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Unless called, WNBA’s Nneka Ogwumike to miss Olympics

Basketball fans can see a lot of Nneka Ogwumike on the big and small screen this summer. She is a member of the villainous Goon Squad in the movie “Space Jam: A New Legacy,” which premiered on Friday. And she was featured in ESPN documentary “144,” which chronicles life inside the bubble last season for all 144 WNBA players.

But one place Ogwumike can’t be seen is on the pitch at the Tokyo Olympics, unless FIBA, the international sports governing body, grants an 11th hour appeal in a dispute over the national team. that she can play for.

After Ogwumike was denied a spot on the U.S. team, a move that stunned the basketball world, Ogwumike and his sister Chiney, both of whom are former WNBA Draft picks and are Nigerians. -American, have applied to compete for Nigeria. .

FIBA rejected Nneka’s request, citing his “significant involvement” with USA Basketball. Chiney Ogwumike, who spent much less time with the US national team, was cleared to play for Nigeria as a naturalized citizen.

Erica Ogwumike, another sister of Nneka and Chiney and former star of Rice who is now in medical school, has been cleared to play for Nigeria without conditions.

Nneka Ogwumike, who was still suffering from a sprained knee when the USA Basketball team selection was announced, is the only WNBA MVP winner not to make an Olympic squad .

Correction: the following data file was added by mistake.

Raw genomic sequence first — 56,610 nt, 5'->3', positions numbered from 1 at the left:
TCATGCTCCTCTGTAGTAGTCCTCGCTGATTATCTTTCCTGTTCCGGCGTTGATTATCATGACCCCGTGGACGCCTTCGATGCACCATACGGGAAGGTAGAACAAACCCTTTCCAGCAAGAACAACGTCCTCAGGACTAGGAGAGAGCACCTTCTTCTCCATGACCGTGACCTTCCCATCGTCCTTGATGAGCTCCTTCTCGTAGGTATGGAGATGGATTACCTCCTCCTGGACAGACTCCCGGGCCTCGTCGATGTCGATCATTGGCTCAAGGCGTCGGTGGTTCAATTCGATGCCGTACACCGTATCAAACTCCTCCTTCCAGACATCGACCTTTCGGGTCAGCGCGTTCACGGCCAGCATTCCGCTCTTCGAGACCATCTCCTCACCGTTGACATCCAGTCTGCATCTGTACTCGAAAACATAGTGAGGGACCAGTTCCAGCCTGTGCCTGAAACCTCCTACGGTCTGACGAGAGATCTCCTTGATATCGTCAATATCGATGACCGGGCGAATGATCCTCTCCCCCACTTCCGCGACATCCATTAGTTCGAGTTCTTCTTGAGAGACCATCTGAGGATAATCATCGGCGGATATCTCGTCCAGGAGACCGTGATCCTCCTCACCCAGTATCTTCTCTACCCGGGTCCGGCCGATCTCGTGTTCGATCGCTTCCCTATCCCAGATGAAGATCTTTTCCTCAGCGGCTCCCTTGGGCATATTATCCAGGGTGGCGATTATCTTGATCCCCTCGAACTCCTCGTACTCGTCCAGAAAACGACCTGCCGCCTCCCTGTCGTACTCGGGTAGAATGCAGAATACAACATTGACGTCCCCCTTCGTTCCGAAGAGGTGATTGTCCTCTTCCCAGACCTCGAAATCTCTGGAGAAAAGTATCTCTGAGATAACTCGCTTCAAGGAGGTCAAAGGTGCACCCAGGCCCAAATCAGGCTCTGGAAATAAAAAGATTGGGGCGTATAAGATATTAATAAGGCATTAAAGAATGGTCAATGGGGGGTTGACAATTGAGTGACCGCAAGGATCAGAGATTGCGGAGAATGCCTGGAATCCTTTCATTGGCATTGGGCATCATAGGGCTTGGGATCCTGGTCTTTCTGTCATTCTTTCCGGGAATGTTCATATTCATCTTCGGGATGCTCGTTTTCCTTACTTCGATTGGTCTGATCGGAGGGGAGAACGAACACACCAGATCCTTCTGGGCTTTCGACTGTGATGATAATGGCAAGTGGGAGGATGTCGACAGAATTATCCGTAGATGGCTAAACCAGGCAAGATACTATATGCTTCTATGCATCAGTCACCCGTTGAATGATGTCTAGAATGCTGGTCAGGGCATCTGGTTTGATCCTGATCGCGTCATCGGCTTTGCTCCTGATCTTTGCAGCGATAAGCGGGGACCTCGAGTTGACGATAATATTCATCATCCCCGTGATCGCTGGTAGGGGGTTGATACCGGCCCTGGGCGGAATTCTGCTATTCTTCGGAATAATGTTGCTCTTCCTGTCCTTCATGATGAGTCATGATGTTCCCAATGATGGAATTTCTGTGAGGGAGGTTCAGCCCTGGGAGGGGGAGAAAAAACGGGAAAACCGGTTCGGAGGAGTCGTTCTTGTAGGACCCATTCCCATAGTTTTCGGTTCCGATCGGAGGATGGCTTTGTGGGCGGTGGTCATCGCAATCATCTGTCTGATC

The Ogwumike sisters, who were born and raised in Texas, have dual citizenship because their parents, Peter and Ify, were born in Nigeria.

“I teased Nneka and said, ‘Hey guys play for Nigeria, call me and I’ll coach,'” said Tara VanDerveer, who coached the Ogwumike sisters at Stanford. “There couldn’t be a better player on your team than an Ogwumike. They are absolute winners. I’ve never had a bad day training either of them and I’ve been tough on both of them. They are just amazing people and amazing players.

In and beyond WNBA circles, the feeling is the same.

“I think Nneka deserves everything she’s keen to do, whether it’s continuing with USA Basketball in the future or with the Nigerian national team,” said Sue Bird, who is playing in her fifth. Olympic Games. “There is nobility both ways and if you know Nneka she will follow her heart, there will be good intentions and it will be the right decision for her and I think we all support him no matter what. “

FIBA’s refusal at Nneka’s request is a tough pill for the family to swallow. Although she’s given so much to the U.S. National Team, she may be watching the two teams go head to head from home.

Ogwumike’s appeal is based on governing body rules that allow exceptions “in the interests of the development of basketball.” Nigeria are currently ranked No.17 in the world and the addition of the Ogwumikes would make the country a medal contender, said Dawn Staley, the US team’s coach. It would also give a huge boost to a continent that has never won an Olympic medal in men’s or women’s basketball.

“I hope FIBA ​​allows her to play because of everything she has given to the game and how hard she has worked for it,” said Staley. “I hope she can tick being an Olympian off her list.”